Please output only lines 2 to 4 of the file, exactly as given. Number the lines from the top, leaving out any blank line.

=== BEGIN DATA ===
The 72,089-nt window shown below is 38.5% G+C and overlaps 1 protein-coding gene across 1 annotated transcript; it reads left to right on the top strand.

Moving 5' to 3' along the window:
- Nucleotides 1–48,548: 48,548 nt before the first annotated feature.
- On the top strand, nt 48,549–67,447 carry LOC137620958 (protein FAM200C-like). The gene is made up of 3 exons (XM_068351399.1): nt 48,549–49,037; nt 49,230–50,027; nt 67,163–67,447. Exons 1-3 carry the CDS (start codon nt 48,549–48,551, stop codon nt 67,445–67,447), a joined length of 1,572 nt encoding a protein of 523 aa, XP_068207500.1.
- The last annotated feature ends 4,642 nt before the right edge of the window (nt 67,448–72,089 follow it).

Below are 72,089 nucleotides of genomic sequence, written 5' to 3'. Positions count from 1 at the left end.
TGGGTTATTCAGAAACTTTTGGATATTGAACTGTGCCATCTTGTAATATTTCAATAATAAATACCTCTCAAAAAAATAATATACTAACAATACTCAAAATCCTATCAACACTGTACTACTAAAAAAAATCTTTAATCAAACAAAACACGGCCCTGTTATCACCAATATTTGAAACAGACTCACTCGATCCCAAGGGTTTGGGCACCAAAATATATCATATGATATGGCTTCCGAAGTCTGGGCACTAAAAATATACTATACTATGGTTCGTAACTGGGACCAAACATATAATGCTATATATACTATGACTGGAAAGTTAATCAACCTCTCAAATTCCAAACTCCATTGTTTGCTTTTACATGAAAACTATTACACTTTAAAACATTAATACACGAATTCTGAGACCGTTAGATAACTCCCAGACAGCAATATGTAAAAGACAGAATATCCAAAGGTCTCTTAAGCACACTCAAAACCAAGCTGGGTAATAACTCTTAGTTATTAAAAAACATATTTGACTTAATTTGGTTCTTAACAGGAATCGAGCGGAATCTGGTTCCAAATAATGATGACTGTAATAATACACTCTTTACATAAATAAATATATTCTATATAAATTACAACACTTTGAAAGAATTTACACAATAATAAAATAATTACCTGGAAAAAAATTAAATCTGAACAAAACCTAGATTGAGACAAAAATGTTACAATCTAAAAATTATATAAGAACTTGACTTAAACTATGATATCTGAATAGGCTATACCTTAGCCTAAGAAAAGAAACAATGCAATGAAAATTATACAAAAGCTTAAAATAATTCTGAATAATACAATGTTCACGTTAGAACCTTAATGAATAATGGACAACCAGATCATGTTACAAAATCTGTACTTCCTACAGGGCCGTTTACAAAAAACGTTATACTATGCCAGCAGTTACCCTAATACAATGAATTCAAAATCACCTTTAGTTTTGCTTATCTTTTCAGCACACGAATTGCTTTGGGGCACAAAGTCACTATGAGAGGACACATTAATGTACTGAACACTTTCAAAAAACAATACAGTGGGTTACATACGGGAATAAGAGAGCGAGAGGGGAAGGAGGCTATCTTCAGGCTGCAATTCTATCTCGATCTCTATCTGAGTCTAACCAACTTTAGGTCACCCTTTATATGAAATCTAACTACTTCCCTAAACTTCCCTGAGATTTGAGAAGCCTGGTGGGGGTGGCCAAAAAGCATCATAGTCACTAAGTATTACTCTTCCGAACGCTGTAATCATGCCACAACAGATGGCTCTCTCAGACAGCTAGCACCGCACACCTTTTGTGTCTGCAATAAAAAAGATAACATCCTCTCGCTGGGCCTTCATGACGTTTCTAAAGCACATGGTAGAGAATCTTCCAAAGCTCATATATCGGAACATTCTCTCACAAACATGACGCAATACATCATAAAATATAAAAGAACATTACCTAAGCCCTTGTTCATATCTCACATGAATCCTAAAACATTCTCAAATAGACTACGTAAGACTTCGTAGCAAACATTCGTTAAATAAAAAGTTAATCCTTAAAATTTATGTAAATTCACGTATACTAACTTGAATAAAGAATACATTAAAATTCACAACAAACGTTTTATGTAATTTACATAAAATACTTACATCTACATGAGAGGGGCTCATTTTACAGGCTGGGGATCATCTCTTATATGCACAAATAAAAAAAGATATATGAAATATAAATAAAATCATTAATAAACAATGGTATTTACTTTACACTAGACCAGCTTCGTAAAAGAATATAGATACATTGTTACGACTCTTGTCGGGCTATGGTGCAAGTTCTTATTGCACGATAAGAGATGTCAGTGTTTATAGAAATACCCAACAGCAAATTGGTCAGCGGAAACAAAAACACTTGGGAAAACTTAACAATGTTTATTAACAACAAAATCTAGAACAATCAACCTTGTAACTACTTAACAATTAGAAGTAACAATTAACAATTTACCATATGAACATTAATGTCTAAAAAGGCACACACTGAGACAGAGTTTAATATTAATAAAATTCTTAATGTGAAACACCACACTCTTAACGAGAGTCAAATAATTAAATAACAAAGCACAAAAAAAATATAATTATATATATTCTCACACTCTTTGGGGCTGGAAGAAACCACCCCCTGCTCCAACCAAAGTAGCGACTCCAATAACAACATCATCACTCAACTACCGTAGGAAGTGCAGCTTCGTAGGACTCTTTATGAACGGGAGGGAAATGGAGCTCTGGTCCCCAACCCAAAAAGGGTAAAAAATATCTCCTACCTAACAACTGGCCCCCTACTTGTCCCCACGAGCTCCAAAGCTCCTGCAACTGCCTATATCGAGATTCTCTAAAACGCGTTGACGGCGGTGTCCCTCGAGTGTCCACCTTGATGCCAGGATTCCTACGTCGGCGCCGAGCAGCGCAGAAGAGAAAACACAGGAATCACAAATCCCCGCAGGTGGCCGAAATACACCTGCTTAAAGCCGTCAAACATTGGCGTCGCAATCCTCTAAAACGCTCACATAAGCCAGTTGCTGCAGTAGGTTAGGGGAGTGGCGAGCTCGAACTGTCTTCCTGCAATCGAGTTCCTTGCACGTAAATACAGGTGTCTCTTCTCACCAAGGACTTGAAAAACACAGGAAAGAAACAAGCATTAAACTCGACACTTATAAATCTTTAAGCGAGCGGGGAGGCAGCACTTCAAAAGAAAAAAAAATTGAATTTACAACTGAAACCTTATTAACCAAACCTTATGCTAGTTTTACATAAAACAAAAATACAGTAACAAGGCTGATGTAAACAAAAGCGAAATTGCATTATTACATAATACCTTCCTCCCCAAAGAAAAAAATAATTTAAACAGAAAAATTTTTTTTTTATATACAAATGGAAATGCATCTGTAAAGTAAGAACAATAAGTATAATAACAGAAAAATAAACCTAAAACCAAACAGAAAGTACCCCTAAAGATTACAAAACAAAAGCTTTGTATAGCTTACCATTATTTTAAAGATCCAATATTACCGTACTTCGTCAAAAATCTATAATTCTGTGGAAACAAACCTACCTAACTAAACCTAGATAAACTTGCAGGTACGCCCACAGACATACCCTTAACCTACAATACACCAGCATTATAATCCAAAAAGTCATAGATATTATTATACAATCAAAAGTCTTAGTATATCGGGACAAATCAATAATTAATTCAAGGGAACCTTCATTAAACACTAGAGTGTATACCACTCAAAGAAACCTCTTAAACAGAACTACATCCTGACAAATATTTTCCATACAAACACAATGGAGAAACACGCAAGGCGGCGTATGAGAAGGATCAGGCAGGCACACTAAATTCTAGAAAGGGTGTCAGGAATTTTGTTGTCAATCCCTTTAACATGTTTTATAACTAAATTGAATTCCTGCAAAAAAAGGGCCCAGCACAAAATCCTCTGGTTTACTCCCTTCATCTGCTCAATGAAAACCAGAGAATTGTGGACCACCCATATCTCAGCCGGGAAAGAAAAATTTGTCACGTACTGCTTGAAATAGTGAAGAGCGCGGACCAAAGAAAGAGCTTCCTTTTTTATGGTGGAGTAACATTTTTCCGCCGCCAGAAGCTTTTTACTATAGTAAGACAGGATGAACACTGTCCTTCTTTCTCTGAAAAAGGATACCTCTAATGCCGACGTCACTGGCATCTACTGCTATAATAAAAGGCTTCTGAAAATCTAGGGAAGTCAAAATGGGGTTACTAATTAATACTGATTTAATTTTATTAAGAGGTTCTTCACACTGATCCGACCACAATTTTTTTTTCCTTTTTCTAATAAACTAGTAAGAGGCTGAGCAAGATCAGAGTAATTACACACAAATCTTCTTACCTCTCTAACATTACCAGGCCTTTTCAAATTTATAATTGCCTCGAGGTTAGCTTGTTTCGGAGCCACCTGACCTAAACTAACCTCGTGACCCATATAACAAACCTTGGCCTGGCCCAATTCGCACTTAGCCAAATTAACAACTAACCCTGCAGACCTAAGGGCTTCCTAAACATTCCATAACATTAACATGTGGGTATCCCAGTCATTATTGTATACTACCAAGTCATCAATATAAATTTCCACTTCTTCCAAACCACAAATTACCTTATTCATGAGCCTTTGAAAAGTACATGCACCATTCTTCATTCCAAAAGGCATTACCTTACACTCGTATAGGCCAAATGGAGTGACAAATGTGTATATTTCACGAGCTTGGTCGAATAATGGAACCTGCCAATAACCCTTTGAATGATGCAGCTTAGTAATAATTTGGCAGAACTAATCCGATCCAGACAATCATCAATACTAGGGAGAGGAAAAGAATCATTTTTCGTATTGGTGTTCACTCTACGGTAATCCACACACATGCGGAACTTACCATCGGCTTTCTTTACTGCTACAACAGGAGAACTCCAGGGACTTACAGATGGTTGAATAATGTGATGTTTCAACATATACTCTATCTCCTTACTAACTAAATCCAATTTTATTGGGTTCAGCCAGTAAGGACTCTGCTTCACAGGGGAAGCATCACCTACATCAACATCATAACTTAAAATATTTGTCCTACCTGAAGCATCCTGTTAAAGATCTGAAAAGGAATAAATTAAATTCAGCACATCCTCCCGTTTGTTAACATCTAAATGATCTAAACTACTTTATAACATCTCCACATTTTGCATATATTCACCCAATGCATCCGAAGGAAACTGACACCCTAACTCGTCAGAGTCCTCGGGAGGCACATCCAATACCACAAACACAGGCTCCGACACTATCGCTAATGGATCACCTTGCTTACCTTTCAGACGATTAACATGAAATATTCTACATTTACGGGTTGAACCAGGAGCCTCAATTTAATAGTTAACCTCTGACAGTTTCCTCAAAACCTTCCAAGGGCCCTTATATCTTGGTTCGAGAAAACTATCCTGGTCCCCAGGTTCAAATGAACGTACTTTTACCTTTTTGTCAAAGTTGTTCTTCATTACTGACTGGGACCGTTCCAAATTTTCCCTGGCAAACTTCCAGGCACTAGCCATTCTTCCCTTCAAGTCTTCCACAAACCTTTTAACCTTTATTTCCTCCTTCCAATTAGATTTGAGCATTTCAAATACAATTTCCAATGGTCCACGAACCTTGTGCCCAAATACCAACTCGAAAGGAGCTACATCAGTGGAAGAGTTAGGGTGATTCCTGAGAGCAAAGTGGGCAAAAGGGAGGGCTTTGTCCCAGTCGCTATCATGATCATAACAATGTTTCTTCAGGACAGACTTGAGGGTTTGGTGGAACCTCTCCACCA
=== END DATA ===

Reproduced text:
Moving 5' to 3' along the window:
- Nucleotides 1–48,548: 48,548 nt before the first annotated feature.
- On the top strand, nt 48,549–67,447 carry LOC137620958 (protein FAM200C-like). The gene is made up of 3 exons (XM_068351399.1): nt 48,549–49,037; nt 49,230–50,027; nt 67,163–67,447. Exons 1-3 carry the CDS (start codon nt 48,549–48,551, stop codon nt 67,445–67,447), a joined length of 1,572 nt encoding a protein of 523 aa, XP_068207500.1.